I have to wonder WHO is telling you that you over pay artists. If people who have no clue about the field suggest that you over pay artists, then it's extremely likely they are just not familiar with the amount of work involved in producing quality artwork. These same people seem to think that going to their cousins high school aged son is a perfectly acceptable way to get art done (which is about the same as asking a kid who does pretty good in math to do all of your accounting).

    If you TRUELY have been over paying artists, then you are one of the very very few (and god bless you if you are). Maybe I'm cynical but I suspect that you are just getting pricing advice from people who just don't know how to value art services.
    You may be right. Although I will say the people that tell me this are in fact other artists (or so they say in some cases). Maybe they are saying that so that they can get the assignments that I offer. I guess more the reason to check the references of pricing, huh? If so, then I guess I see why I have fallen for that trap from time to time.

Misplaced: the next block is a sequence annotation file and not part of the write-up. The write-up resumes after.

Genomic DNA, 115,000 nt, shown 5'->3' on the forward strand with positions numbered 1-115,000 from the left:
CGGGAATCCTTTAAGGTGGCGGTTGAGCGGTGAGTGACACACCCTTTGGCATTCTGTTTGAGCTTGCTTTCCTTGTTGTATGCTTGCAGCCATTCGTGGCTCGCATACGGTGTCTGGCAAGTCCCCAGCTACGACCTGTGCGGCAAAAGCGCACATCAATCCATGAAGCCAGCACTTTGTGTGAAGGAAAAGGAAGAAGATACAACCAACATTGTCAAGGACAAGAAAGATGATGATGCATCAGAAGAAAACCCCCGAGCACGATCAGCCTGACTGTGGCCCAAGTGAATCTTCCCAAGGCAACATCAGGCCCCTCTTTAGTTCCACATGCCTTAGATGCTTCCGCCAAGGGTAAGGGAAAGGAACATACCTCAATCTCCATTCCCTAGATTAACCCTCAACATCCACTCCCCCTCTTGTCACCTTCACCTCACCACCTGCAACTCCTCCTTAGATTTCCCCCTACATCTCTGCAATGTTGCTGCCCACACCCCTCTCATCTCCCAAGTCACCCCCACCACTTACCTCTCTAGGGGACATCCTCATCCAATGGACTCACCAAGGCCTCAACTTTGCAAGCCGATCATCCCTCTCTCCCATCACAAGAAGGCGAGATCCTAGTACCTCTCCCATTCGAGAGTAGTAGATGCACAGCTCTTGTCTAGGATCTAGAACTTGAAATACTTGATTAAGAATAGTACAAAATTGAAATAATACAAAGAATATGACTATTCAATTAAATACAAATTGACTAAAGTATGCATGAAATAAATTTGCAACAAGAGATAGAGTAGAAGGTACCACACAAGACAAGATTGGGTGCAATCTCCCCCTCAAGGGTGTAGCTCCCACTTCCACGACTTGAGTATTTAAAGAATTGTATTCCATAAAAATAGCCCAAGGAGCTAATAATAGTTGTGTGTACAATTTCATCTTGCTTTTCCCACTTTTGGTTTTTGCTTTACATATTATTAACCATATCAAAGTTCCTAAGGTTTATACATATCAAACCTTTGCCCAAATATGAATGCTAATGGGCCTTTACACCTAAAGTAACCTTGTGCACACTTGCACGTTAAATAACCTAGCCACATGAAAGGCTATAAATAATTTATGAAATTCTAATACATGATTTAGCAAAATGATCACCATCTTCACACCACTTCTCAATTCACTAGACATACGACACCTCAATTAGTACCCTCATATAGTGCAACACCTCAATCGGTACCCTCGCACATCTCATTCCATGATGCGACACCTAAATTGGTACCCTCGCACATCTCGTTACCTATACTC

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    Quote Originally Posted by Amber Alexander View Post
    That was my first thought as well, learn to be wary of who you get your information from. A guy once told me that I should stop drawing characters and focus on environments because that's where the jobs are...but the guy telling me this works at Staples...whether he's right or wrong, he's in no possition to be giving me career advice. If the people saying you're overpaying aren't full time artists themselves then they probably don't know what they are talking about.
    Hey man! What have you got against Staples!!! They're professionals! Didn't you read their "That Was Easy" slogan?!? That's proof!
    Just joking.

    Seriously though I see your point. Someone not in the field giving you career advice is rude. Then again, maybe its all about presentation. Not eveyone who gives advice are totally ignorant of your field even if they not in the field. Unless they stand behind the "That Was Easy" slogan.